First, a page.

In our series on authenticity we posted a great video with co-speakers David Aaker and Jennifer Aaker which we hope you watched.
No? Didn’t get a chance to? Here it is again:
The whole thing is absolutely worth viewing in its entirety — especially now that Haas has released its essay questions which focus on exactly this topic.
We had already written this whole post and had planned to publish it next week as part of our Strategy of Authenticity series. We’ve bumped it up to give to all of you now, since it is timely indeed.
Here is exactly what we had written when we first developed this topic in May.
Today we’re going to crib two of the slides from Ms. Aaker’s presentation on personal stories. She uses a technique she calls Six Word Stories in her graduate seminar, inspired by Hemingway:
That’s fiction, and it’s not how you’re going to approach your pitch to the adcoms. An essay is a different art form. However, now that you see how much can be conveyed in an extremely limited space, perhaps you can start to appreciate the potential of a well-crafted essay.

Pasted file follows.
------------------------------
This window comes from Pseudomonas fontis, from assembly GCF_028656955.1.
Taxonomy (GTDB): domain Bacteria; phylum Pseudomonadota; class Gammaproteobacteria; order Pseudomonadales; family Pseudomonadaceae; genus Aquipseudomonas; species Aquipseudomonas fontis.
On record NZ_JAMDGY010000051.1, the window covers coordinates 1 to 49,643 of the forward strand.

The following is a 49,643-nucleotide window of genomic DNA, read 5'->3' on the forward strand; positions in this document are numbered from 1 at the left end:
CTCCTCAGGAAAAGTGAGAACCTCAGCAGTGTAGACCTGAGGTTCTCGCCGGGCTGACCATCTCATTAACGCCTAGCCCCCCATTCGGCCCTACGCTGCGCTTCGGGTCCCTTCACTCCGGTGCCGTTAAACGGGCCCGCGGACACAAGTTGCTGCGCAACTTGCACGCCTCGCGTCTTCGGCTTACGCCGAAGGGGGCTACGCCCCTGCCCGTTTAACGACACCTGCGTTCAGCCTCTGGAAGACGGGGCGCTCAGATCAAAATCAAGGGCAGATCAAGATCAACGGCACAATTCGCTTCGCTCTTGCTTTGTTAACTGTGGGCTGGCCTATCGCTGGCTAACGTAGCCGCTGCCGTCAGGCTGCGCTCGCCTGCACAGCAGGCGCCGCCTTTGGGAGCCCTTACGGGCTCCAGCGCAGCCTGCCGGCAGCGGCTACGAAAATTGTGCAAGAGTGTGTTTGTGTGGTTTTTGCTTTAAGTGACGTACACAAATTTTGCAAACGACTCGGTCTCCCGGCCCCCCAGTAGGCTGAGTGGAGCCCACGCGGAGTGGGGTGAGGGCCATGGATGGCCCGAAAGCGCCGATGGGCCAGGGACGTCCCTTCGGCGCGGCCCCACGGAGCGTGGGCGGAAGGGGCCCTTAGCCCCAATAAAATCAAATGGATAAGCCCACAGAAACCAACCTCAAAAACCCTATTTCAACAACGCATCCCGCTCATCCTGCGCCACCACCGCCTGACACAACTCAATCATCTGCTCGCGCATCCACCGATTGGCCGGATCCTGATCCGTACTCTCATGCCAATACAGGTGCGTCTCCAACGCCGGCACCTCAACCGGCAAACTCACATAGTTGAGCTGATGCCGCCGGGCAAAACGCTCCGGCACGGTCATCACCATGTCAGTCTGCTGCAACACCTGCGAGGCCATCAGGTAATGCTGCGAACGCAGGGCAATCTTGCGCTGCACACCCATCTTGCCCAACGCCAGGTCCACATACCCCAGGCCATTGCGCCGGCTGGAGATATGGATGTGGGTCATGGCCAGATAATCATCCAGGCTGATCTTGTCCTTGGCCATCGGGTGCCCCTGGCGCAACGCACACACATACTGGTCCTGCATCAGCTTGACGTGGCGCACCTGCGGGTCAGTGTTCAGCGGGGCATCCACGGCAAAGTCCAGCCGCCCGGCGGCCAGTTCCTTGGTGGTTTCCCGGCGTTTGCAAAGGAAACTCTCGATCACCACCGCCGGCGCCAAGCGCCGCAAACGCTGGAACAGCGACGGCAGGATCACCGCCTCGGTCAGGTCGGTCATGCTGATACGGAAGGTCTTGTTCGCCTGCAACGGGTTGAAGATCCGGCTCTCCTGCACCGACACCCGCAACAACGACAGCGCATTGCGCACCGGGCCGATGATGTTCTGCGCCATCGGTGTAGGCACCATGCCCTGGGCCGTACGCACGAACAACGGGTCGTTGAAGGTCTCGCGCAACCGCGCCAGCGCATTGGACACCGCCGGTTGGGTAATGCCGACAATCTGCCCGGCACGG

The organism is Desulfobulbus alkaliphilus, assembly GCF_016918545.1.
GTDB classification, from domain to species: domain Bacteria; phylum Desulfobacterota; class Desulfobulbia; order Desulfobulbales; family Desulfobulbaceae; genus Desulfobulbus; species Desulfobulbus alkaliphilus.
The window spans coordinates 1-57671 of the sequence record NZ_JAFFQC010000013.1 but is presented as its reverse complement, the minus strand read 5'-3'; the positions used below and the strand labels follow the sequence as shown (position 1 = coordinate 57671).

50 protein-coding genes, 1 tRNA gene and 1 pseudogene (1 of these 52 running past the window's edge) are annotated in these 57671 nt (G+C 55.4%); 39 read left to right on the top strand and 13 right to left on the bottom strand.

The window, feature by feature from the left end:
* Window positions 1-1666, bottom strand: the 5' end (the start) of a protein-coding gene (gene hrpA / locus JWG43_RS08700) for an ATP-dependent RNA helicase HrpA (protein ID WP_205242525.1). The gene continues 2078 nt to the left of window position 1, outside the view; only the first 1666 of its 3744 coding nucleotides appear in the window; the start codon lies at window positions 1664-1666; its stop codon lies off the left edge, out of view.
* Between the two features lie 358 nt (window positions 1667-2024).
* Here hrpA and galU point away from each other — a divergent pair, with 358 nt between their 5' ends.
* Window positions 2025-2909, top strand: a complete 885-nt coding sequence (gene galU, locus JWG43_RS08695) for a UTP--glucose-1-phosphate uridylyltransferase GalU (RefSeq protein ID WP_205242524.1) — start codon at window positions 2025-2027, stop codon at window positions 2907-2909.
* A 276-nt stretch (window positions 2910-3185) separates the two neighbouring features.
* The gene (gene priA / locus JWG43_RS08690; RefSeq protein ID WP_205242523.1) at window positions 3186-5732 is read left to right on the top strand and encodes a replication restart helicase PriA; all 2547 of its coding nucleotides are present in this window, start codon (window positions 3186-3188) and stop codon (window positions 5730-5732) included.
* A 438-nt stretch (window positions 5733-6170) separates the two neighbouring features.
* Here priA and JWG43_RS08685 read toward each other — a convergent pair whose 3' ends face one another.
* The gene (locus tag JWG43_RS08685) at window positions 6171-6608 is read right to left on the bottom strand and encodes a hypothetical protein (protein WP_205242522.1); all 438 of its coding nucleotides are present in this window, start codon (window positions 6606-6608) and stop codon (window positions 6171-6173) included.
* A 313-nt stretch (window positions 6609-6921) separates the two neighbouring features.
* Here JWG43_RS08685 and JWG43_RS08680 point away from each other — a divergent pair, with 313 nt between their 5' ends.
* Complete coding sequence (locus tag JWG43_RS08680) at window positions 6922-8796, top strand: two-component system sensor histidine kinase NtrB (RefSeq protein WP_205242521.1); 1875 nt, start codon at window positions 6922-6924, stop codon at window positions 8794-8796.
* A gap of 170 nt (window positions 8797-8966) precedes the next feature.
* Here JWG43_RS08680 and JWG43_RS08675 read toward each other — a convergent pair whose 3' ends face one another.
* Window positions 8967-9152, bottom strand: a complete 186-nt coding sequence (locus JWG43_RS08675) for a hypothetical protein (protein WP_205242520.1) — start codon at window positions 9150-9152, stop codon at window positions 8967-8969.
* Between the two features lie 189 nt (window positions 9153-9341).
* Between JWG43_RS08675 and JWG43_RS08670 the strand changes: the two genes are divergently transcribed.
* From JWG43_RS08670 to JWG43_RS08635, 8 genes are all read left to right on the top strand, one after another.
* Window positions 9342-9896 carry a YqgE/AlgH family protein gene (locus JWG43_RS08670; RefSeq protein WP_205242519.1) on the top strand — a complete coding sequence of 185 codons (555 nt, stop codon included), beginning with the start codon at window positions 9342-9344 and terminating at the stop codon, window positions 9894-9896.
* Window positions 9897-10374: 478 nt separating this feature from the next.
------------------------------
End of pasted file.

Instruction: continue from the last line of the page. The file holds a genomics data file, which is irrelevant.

The point of today’s post is not to try to get you to write like Hemingway, but instead, to offer an opportunity for you to use your own skills in detecting authenticity. We gave you an exercise a few weeks ago, where we suggested you practice listening to yourself for a day. (You can do that for more than a day. You can do it for a lifetime. But even one day can be useful.)
If you claim that you don’t know what “authenticity” means, we’re going to push back and say bogus. Of course you do.
Here’s another slide from Ms. Aaker’s presentation on personal stories:
Read through those.
What is your reaction to each?
Which ones strike you as authentic?
Some you’ll probably be able to label easily. Some you may want to spend more time with.
Come back to this again a bit later. See what you think when you read them again.
Any comments or observations, we’d be happy to engage. The comments are open!